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15 July 2022

Growth of employer confidence and investment in apprenticeships

Employers Work-based learning Youth employment Foundation apprenticeships Graduate apprenticeships

A national survey of employers shows almost one in five have taken on apprentices, continuing a positive trend.

The statistics show 19 per cent of employers offered Modern and Graduate Apprenticeships in 2021 - an increase on the 16 per cent reported in 2019 and building on a rise in numbers since 2014.

In the Scottish Government survey of 1000 firms, 40 per cent said they planned to continue or start offering apprenticeships in future - up from 26 per cent in 2019.

The majority who offer apprenticeships plan to continue doing so with 92 per cent confirming their intentions.

New and continued investment

Some 53 per cent of employers with more than 100 staff said they offered apprenticeships.

The Scottish Employer Perspectives Survey also found that 79 per cent of organisations offering Modern or Graduate Apprenticeships had done so for more than three years.

Among employers who had been offering apprenticeships for a shorter period, eight per cent had started to do so within the previous 12 months.

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Securing new talent and skills

Overall, 58 per cent of employers said they offered apprenticeships for reasons related to acquiring talented staff. Almost four in ten companies who had started to offer apprenticeships in the last three years said their key motivation was securing skilled workers. In previous employer research by SDS, 83 per cent of businesses said taking on apprentices had improved the company’s productivity, while 79 per cent reported better staff morale.

SDS Chair Frank Mitchell said: "Employers repeatedly report how much they and the economy benefit from apprenticeships.

"Providing work-based learning opportunities helps attract talented and motivated young workers to secure the skills employers, individuals and the economy need for the future.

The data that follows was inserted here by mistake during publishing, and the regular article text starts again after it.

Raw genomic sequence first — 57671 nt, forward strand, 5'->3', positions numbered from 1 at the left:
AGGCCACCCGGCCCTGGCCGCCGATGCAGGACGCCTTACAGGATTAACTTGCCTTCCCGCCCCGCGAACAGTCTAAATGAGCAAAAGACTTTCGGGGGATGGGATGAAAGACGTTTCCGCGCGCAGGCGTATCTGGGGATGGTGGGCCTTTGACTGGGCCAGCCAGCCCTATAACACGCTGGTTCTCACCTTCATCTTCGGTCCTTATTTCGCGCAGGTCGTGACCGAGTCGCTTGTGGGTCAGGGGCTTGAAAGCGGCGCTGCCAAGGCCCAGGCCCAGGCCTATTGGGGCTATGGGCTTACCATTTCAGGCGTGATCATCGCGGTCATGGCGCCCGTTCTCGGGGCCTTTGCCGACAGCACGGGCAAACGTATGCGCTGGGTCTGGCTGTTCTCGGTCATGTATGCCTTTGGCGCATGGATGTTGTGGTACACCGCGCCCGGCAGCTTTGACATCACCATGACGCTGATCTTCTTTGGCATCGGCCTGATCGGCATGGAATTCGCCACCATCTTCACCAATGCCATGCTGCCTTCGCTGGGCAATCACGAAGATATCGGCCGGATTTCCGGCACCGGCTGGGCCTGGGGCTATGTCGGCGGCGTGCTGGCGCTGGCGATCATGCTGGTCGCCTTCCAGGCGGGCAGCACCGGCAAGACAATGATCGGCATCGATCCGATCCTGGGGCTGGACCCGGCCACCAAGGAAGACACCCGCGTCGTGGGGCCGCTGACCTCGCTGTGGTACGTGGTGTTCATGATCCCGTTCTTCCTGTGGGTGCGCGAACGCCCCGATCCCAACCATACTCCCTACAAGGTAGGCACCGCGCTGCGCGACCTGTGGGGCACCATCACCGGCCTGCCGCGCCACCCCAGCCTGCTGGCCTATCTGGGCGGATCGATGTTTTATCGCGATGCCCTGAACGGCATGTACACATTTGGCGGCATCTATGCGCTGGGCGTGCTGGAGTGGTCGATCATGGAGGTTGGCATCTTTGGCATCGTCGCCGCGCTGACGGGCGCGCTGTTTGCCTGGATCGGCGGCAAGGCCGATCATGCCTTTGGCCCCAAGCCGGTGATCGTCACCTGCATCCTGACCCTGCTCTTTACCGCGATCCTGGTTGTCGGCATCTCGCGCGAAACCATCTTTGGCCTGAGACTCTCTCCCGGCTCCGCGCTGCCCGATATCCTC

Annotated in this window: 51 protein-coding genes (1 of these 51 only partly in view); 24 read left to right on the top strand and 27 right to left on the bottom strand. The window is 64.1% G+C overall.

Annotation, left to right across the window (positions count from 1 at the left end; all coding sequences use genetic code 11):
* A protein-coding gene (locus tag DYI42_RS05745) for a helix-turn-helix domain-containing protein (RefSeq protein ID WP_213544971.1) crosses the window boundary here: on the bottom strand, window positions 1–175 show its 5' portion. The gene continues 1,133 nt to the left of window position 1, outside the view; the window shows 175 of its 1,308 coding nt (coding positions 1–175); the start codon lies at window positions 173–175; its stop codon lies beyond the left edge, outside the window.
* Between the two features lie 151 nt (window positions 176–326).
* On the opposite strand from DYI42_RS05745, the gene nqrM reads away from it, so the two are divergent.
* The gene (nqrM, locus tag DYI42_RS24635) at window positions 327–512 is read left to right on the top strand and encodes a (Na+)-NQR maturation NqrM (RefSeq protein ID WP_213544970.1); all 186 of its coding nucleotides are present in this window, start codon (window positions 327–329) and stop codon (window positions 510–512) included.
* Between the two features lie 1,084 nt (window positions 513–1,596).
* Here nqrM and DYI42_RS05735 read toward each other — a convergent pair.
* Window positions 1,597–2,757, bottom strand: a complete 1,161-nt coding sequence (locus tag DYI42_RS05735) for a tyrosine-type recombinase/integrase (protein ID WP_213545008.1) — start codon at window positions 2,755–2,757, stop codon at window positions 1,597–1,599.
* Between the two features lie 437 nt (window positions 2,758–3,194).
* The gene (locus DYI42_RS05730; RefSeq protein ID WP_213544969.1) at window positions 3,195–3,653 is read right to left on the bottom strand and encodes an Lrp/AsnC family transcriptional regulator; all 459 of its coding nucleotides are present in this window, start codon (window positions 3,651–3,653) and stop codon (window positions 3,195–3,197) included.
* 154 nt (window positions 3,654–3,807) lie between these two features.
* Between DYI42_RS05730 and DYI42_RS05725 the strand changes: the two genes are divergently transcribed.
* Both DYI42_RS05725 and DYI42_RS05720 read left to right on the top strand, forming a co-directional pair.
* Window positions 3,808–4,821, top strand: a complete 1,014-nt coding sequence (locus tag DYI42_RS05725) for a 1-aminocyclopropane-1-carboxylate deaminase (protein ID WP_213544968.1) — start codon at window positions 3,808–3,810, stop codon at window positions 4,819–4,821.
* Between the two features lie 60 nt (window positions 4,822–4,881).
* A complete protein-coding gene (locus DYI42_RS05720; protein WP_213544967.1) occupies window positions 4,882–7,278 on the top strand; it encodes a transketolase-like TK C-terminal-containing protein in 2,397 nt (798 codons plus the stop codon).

“Apprenticeships also provide opportunities for harder to reach individuals and those from marginalised communities in Scotland, enabling employers to create a more diverse and inclusive workforce.”

Supporting youth employment

The findings in the survey also support the crucial role of apprenticeships in the Scottish Government’s Young Person's Guarantee, which aims to provide opportunities for every 16 to 24-year-old.

Whilst 28 per cent of firms said they offered apprenticeships to ensure a flow of young people into their company or sector, around a quarter said they did so to give young people the chance of an opportunity. The data showed apprenticeships were mostly offered to under-25s, with 90 per cent of staff in that age bracket. Around six in ten companies (57 per cent) offered apprenticeships to people who were 25 and over.

Figures published by SDS in May showed the annual number of Modern and Graduate Apprenticeship starts rose to 26,548 from April 2021 to March 2022 – 34 per cent higher than the previous year.

Apprenticeships vital to the economy

The Scottish Government has pledged its continued commitment to apprenticeships, aiming to bring annual starts back pre-pandemic levels and to then see how much further they can go.

Minister for Higher Education and Further Education, Youth Employment and Training, Jamie Hepburn MSP said: “Apprenticeships will play a vital role in supporting Scotland’s economic recovery and renewal, giving employers access to a talent pipeline and the means to reskill their workforce.

“As part of our recovery we will build back up to 30,000 starts and assess demand to see how much further we can go.

“We are determined to ensure young people have opportunities to build their confidence, gain industry insight and develop valuable skills the economy needs both now and in the future.”

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